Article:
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Helping start‑ups get started
In September of 2020, the Schulich School of Law will be contributing to the local entrepreneurial ecosystem in a new way. The initio Technology and Innovation Law Clinic will be fully operational, acting as a resource for technology start-ups seeking early-stage legal services, while training students to act and advise in innovation and start-up matters. Made possible by a generous donation from Stewart McKelvey Lawyers, the initio Tech Law Clinic is the only clinic of its kind in Canada.
The Tech Law Clinic will help break down the barriers that prevent entrepreneurs from seeking legal advice and information including cost, accessibility, transparency, and knowledge. By offering timely, virtual, cost-effective access to legal services with flexible payment for start-ups, the clinic will help address the current accessibility gap in the marketplace.
Supporting local tech entrepreneurs
Jacqui Walsh, the clinic’s director, brings a diverse background in social science, law, business and technology to the role. She has worked in a law firm, as a sole proprietor, and as in-house counsel for small technology start-ups. For the past decade, she has taught entrepreneurship, innovation and strategy in a business program.
“I like to give back and share my knowledge and experiences with those who could benefit from it most. I think this is why I have always been interested in the technology start-up community,” says Walsh who is originally from Newfoundland. “In many ways, this position is the culmination of all of my past experiences and passions. I am keen to engage with students and advocate for the important overlap between business and the law and how an understanding of this intersection is extremely valuable to early-stage technology companies.”
I am keen to engage with students and advocate for the important overlap between business and the law and how an understanding of this intersection is extremely valuable to early-stage technology companies.—Jacqui Walsh
Walsh says technology start-ups, students, and the community will all benefit from the Tech Law Clinic. In fact, some early-stage technology start-ups throughout Nova Scotia have already been accessing their services. “Over the past four months, we didn’t miss a step with clients even though we could not be in the same room, showing how important it is to offer these services virtually, especially in the tech industry.” In anticipation of the first cohort of student legal advisors joining the clinic in September of this year, Walsh has been accepting clients since early February.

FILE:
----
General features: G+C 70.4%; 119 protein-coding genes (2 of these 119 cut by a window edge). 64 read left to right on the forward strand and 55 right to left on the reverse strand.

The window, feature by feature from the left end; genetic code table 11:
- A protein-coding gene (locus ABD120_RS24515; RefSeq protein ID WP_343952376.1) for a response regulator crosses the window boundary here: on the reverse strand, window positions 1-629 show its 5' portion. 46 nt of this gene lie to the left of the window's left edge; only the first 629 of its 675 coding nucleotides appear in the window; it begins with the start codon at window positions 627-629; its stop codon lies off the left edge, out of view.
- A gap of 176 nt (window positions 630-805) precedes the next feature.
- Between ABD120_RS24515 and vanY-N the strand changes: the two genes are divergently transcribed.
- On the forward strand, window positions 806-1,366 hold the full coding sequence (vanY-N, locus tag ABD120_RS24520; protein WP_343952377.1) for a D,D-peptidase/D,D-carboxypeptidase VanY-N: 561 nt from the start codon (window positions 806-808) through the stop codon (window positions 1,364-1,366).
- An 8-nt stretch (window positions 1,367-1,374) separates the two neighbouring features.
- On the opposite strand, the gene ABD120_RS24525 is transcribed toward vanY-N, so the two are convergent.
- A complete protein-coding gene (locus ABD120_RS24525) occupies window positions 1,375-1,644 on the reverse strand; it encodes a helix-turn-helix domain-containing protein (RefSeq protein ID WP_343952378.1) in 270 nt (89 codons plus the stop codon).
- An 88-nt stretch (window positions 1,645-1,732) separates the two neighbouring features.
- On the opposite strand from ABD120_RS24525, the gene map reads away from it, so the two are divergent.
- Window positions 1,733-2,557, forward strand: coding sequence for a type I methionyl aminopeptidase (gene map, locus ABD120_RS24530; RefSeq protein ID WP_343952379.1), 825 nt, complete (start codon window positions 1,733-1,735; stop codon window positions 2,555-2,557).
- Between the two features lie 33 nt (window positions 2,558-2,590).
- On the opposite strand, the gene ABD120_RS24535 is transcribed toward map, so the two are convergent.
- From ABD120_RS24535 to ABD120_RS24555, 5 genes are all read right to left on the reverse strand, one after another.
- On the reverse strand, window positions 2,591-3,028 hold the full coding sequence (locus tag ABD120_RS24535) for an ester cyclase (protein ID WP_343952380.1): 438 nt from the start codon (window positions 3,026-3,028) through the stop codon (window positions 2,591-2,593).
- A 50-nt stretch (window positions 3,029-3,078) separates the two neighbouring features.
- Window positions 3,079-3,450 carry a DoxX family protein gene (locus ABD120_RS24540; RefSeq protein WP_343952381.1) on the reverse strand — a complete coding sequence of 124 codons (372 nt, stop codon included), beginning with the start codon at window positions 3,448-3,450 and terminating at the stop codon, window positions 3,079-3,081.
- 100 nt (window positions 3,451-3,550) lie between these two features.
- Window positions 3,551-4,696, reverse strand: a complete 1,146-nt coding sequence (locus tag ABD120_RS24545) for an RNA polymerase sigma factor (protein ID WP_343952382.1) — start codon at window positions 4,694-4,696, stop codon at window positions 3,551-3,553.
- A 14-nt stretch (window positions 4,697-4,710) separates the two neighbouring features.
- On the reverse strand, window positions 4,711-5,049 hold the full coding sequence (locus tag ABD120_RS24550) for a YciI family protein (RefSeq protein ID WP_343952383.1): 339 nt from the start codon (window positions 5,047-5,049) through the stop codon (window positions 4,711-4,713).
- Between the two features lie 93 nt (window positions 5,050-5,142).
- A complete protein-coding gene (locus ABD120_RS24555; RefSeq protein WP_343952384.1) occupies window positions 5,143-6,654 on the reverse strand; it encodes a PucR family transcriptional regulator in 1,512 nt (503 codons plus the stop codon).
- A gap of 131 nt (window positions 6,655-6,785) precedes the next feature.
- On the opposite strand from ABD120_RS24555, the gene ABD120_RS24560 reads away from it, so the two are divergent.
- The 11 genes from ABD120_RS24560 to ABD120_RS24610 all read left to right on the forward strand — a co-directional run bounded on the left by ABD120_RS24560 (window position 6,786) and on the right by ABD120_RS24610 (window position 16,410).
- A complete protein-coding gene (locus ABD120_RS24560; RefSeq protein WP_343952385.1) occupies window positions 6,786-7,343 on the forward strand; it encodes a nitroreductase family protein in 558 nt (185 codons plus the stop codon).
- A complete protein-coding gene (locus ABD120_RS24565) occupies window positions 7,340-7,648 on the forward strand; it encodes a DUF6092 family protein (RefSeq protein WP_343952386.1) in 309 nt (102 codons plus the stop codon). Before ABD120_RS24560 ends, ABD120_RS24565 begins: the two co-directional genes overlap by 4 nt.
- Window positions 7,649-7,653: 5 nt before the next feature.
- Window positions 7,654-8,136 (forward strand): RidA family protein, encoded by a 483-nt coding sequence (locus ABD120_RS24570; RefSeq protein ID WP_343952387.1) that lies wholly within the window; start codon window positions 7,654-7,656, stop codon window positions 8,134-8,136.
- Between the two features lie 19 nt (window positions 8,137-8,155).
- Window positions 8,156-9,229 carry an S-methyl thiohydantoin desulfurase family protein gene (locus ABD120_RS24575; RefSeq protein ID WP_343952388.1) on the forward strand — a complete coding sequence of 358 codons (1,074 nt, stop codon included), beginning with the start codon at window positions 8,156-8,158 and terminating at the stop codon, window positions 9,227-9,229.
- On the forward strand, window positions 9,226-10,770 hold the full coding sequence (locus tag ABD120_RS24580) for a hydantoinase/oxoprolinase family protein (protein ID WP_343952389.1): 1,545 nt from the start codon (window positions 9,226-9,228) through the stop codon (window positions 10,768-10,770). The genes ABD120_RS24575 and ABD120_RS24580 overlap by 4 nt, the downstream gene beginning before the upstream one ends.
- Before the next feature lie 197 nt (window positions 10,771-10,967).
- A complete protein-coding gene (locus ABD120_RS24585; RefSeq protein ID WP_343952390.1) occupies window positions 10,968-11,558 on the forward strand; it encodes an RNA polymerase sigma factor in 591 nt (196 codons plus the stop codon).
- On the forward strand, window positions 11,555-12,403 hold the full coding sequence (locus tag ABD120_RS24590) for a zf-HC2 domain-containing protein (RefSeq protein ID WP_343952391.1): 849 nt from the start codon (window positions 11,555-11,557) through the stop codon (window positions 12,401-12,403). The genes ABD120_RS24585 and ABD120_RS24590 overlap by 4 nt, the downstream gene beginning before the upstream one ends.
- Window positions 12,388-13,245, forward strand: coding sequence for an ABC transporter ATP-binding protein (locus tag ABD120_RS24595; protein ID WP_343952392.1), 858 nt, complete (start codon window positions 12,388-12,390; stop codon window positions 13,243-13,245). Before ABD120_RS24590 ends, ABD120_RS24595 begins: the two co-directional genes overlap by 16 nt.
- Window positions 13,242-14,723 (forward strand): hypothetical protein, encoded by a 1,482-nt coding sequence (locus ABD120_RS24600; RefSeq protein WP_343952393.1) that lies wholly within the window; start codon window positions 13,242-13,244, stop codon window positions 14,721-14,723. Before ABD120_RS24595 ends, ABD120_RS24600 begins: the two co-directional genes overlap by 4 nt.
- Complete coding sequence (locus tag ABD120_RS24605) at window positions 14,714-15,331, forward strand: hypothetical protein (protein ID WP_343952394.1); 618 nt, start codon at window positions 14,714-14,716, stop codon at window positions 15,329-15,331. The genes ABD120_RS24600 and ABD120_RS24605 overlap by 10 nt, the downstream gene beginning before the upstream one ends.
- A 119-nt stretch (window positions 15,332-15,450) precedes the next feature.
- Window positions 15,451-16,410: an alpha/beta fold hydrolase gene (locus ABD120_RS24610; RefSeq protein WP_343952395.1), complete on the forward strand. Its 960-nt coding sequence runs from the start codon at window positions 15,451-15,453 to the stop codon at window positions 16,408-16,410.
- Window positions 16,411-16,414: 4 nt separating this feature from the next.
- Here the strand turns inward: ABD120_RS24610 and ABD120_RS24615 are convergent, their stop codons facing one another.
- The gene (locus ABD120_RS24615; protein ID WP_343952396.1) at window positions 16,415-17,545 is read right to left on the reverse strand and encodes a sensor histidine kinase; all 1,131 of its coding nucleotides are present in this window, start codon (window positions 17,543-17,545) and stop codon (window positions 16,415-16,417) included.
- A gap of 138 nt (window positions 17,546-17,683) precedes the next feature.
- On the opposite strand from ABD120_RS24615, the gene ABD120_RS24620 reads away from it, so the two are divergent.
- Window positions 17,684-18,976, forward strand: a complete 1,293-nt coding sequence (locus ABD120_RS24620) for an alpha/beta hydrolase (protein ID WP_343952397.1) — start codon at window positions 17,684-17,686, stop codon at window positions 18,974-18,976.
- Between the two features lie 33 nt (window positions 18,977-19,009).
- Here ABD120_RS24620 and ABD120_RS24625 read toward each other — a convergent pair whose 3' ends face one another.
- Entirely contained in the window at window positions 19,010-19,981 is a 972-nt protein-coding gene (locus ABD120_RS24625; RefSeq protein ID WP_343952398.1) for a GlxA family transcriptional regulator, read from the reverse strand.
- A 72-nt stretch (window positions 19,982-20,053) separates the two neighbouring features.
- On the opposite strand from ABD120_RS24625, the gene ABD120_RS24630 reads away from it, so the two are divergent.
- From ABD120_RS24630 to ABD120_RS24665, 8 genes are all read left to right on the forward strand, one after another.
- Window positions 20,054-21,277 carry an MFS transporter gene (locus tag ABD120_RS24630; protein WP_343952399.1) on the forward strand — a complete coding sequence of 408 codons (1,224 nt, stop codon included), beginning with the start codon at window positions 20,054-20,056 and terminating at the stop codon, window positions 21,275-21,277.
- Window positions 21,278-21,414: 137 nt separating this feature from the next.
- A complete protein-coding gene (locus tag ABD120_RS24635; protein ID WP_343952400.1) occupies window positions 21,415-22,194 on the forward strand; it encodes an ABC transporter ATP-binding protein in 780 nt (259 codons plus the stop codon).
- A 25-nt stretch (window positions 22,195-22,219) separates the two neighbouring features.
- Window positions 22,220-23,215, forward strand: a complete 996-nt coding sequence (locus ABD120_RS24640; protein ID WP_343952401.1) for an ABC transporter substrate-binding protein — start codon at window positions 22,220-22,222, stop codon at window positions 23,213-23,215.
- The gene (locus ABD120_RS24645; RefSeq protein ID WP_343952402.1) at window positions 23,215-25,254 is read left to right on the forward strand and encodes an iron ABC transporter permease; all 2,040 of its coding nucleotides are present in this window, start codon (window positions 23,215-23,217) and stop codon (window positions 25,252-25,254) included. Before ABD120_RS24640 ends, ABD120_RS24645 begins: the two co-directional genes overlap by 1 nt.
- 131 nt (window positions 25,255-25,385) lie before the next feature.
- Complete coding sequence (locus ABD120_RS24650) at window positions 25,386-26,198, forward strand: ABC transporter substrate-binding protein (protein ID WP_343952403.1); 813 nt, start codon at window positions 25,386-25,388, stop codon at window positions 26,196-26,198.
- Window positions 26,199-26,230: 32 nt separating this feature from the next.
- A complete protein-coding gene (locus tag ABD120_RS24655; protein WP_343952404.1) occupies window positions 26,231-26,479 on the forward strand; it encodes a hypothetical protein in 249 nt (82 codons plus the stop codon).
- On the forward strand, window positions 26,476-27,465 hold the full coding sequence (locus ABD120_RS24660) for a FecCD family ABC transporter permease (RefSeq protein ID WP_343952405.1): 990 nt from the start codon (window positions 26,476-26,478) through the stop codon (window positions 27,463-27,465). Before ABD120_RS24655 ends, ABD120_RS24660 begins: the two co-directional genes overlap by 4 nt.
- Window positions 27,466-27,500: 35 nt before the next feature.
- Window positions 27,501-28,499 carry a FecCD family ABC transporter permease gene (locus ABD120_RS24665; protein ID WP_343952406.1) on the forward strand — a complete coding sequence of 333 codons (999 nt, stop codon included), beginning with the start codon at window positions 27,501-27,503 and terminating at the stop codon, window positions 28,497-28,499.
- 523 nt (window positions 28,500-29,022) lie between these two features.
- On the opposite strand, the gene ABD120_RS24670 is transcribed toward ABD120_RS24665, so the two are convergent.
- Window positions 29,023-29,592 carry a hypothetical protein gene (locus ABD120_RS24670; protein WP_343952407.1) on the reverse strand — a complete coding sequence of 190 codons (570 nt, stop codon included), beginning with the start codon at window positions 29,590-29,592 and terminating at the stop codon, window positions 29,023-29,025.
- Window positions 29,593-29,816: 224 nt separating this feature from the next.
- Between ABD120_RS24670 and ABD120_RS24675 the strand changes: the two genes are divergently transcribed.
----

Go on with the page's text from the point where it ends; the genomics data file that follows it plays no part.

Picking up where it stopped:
Jason Wolfe from Urban Lighthouse Farm Inc. is one of the clinic’s first clients. “Being a new entrepreneur, it was important to work with experienced legal professionals that understand the crucial details required to launch a successful start-up,” says Wolfe. “My experience working with the Technology and Innovation Law Clinic was remarkable. Their legal counsel gave me the confidence I needed to navigate through the business startup process.”
Educating the lawyer of the future
The Tech Law Clinic will also help to increase the number of law school graduates who are comfortable acting and advising in innovation and start-up matters and across traditional disciplines. Students will develop the skills they need to thrive in a rapidly changing legal industry. They will learn about the unique nature of start-up companies, how to engage in the practice of start-up law, and how to use technology to provide more efficient and effective services.
Lydia Bugden, CEO and Managing Partner of Stewart McKelvey, sees education as one of the most important functions of the clinic, saying “While lawyers will always require deep knowledge of the law, modern legal practice and the evolving needs of clients demand lawyers with a broadened skill set that includes technology, data analytics, process improvement, design thinking, pricing and project management.”
The clinic will create a new cohort of graduates with significant knowledge of and experience in technology, business and intellectual property. While the actual clinical course begins in September 2020, students have already been involved in various ways including summer internship opportunities and a joint articling experience between the Technology and Innovation Law Clinic and Dalhousie Legal Aid Service.
Third-year student Ella Hanthro will be joining the clinic this fall. “New technologies, client demand, and the pandemic are rapidly changing the legal profession and putting immense pressure on lawyers and law firms to adapt to our evolving environment,” says Hanthro. “Creating a clinic that specializes in technology and innovation demonstrates Schulich Law’s commitment to preparing students for real world challenges.”
Creating a clinic that specializes in technology and innovation demonstrates Schulich Law’s commitment to preparing students for real world challenges.—Ella Hanthro
Walsh says that the larger community of Nova Scotia will be the ultimate beneficiaries of the Tech Law Clinic. “Helping technology start-ups de-risk and scale during their vulnerable years will lead to more success stories resulting in more jobs, more innovation, and more skilled workers in the area. Our goal is to be one of many support catalysts working to grow the culture of innovation in Atlantic Canada.”
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